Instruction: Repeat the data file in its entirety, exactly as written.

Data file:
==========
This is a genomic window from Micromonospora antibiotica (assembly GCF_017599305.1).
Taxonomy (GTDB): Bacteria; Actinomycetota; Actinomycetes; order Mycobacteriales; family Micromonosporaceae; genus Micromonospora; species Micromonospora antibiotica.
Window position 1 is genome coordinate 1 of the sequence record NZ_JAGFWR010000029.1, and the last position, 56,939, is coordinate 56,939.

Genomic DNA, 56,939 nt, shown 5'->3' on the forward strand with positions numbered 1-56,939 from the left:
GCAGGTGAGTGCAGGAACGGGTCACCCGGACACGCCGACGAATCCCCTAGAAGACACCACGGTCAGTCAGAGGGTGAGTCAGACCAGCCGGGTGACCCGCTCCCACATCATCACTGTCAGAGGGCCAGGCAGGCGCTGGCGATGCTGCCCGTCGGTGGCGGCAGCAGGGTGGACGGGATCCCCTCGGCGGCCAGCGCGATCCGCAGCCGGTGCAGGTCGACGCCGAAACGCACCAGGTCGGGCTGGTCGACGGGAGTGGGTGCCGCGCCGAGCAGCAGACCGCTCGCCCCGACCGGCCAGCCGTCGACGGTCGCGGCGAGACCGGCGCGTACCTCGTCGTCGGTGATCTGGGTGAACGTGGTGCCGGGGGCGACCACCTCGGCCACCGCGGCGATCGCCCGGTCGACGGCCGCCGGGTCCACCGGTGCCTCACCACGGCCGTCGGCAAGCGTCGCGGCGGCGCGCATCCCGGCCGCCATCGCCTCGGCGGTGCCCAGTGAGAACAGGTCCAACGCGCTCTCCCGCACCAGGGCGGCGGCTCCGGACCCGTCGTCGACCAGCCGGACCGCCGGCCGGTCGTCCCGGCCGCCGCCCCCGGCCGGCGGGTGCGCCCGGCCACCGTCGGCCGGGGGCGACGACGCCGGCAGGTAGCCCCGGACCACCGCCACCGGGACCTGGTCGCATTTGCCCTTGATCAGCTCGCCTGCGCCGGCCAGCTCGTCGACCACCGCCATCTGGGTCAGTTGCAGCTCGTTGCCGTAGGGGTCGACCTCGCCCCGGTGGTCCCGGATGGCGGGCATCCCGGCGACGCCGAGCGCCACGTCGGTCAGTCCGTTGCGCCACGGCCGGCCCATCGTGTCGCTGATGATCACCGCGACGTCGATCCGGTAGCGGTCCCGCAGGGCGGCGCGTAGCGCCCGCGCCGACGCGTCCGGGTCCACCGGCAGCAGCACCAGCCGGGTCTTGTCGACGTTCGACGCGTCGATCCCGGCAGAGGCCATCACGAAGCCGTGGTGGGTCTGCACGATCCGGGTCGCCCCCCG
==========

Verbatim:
This is a genomic window from Micromonospora antibiotica (assembly GCF_017599305.1).
Taxonomy (GTDB): Bacteria; Actinomycetota; Actinomycetes; order Mycobacteriales; family Micromonosporaceae; genus Micromonospora; species Micromonospora antibiotica.
Window position 1 is genome coordinate 1 of the sequence record NZ_JAGFWR010000029.1, and the last position, 56,939, is coordinate 56,939.

Genomic DNA, 56,939 nt, shown 5'->3' on the forward strand with positions numbered 1-56,939 from the left:
GCAGGTGAGTGCAGGAACGGGTCACCCGGACACGCCGACGAATCCCCTAGAAGACACCACGGTCAGTCAGAGGGTGAGTCAGACCAGCCGGGTGACCCGCTCCCACATCATCACTGTCAGAGGGCCAGGCAGGCGCTGGCGATGCTGCCCGTCGGTGGCGGCAGCAGGGTGGACGGGATCCCCTCGGCGGCCAGCGCGATCCGCAGCCGGTGCAGGTCGACGCCGAAACGCACCAGGTCGGGCTGGTCGACGGGAGTGGGTGCCGCGCCGAGCAGCAGACCGCTCGCCCCGACCGGCCAGCCGTCGACGGTCGCGGCGAGACCGGCGCGTACCTCGTCGTCGGTGATCTGGGTGAACGTGGTGCCGGGGGCGACCACCTCGGCCACCGCGGCGATCGCCCGGTCGACGGCCGCCGGGTCCACCGGTGCCTCACCACGGCCGTCGGCAAGCGTCGCGGCGGCGCGCATCCCGGCCGCCATCGCCTCGGCGGTGCCCAGTGAGAACAGGTCCAACGCGCTCTCCCGCACCAGGGCGGCGGCTCCGGACCCGTCGTCGACCAGCCGGACCGCCGGCCGGTCGTCCCGGCCGCCGCCCCCGGCCGGCGGGTGCGCCCGGCCACCGTCGGCCGGGGGCGACGACGCCGGCAGGTAGCCCCGGACCACCGCCACCGGGACCTGGTCGCATTTGCCCTTGATCAGCTCGCCTGCGCCGGCCAGCTCGTCGACCACCGCCATCTGGGTCAGTTGCAGCTCGTTGCCGTAGGGGTCGACCTCGCCCCGGTGGTCCCGGATGGCGGGCATCCCGGCGACGCCGAGCGCCACGTCGGTCAGTCCGTTGCGCCACGGCCGGCCCATCGTGTCGCTGATGATCACCGCGACGTCGATCCGGTAGCGGTCCCGCAGGGCGGCGCGTAGCGCCCGCGCCGACGCGTCCGGGTCCACCGGCAGCAGCACCAGCCGGGTCTTGTCGACGTTCGACGCGTCGATCCCGGCAGAGGCCATCACGAAGCCGTGGTGGGTCTGCACGATCCGGGTCGCCCCCCG